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A Level Training Programmes

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by

Daniel Yates

on 22 January 2013

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Transcript of A Level Training Programmes

Olympic Games Training Programmes The following 5 athletes need training programmes to be designed in preparation for their olympic event at London 2012: Adam Gemili Jessica Ennis TASK Richard Okoye Mo Farah Ryan Giggs Match the training methods we have discussed to the appropriate athlete. Also give an explanation of why you have chosen each training method. Training target Improve speed over the first 50m of the race Event 100m Sprint Event Heptathlon Training Target Improve Muscular Endurance to ensure consistent performance throughout all 7 events. Event Discus Training Target Improve Muscular Strength to improve distance thrown Event 10,000m and 5000m Training Target Improve Cardiorespiratory endurance Event Football Training Target To improve cardiovascular fitness that has been lost following the end of the season Learning Objectives •Apply the most appropriate methods of training to particular sporting performers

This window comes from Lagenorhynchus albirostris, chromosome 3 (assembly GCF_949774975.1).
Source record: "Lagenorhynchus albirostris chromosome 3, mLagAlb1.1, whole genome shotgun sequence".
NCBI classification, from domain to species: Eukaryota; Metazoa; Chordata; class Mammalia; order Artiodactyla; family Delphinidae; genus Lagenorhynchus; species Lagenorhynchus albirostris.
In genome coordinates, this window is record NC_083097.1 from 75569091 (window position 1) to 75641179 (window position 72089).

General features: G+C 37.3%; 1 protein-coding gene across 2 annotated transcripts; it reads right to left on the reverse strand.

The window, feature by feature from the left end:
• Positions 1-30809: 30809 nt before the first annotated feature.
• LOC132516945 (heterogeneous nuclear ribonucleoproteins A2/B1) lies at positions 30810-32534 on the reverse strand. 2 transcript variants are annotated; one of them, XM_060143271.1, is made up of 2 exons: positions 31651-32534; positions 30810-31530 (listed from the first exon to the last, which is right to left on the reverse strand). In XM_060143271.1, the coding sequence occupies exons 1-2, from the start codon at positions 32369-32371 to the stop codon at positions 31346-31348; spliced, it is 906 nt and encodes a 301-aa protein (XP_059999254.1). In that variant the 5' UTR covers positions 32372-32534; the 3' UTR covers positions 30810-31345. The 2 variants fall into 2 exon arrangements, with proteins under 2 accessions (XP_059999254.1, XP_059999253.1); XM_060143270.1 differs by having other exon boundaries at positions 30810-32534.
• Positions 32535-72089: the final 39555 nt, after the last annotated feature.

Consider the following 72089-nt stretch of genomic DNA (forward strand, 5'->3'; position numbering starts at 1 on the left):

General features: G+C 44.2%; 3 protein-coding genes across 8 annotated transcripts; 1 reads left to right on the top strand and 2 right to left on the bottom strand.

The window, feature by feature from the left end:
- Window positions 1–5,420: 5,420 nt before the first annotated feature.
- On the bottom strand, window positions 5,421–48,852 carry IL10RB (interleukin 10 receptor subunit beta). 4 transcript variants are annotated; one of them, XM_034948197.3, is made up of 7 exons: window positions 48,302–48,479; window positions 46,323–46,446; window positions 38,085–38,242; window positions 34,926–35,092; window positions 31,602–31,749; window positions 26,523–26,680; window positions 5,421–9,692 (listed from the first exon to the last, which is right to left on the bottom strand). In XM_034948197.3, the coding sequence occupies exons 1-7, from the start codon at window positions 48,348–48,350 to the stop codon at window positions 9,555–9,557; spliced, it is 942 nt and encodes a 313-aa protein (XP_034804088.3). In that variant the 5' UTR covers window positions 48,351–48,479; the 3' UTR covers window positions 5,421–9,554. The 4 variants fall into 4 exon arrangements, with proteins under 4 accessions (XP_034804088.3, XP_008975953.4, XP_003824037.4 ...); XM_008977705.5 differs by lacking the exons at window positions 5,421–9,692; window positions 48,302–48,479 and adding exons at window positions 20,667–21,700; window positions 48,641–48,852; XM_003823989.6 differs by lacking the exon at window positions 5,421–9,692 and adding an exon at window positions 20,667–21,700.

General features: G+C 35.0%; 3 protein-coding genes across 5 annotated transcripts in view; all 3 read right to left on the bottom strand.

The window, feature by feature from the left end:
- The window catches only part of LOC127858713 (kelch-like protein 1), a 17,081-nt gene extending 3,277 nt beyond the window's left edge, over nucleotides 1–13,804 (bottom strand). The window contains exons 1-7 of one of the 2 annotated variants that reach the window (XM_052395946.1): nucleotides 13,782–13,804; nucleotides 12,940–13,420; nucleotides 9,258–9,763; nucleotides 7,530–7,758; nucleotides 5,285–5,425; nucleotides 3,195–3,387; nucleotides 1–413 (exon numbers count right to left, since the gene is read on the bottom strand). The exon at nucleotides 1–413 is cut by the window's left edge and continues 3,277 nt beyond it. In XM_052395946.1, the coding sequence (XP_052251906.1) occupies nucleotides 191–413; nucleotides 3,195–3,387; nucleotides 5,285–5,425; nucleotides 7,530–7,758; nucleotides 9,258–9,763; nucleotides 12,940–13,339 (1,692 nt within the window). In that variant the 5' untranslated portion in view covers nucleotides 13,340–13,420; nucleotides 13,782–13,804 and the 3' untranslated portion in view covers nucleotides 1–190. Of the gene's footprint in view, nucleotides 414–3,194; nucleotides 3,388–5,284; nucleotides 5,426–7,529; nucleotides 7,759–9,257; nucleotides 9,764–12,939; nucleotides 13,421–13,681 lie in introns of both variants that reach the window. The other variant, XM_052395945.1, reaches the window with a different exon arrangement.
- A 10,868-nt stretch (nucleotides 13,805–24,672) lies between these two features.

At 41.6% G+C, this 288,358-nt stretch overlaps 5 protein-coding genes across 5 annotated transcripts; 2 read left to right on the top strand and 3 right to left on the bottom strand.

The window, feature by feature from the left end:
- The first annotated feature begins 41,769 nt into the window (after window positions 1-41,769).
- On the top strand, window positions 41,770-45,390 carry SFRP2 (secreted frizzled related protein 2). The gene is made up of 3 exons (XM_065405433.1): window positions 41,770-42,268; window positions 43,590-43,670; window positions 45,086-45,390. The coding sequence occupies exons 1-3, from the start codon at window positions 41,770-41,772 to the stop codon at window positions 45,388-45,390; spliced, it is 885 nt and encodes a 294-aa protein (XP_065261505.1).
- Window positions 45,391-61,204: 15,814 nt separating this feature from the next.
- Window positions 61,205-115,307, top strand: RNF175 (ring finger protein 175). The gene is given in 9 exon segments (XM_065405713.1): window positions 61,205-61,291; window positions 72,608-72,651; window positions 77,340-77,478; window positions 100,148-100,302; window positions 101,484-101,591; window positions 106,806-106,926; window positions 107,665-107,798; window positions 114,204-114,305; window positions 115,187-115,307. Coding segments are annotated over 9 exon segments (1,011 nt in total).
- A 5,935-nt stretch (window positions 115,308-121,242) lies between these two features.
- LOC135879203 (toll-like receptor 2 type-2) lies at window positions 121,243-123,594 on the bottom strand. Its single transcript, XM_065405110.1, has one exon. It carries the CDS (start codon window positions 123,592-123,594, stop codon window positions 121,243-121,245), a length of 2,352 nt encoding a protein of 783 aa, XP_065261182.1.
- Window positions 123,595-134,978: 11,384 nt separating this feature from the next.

•Give a detailed explanation of plyometrics as a method of training

•Give a detailed explanation of PNF as a method of training

•Give a detailed explanation of altitude training as a method of training

•Explain the term ‘periodisation’ in the context of designing training programmes.

•Outline a typical periodised year for a 100m sprinter and a games player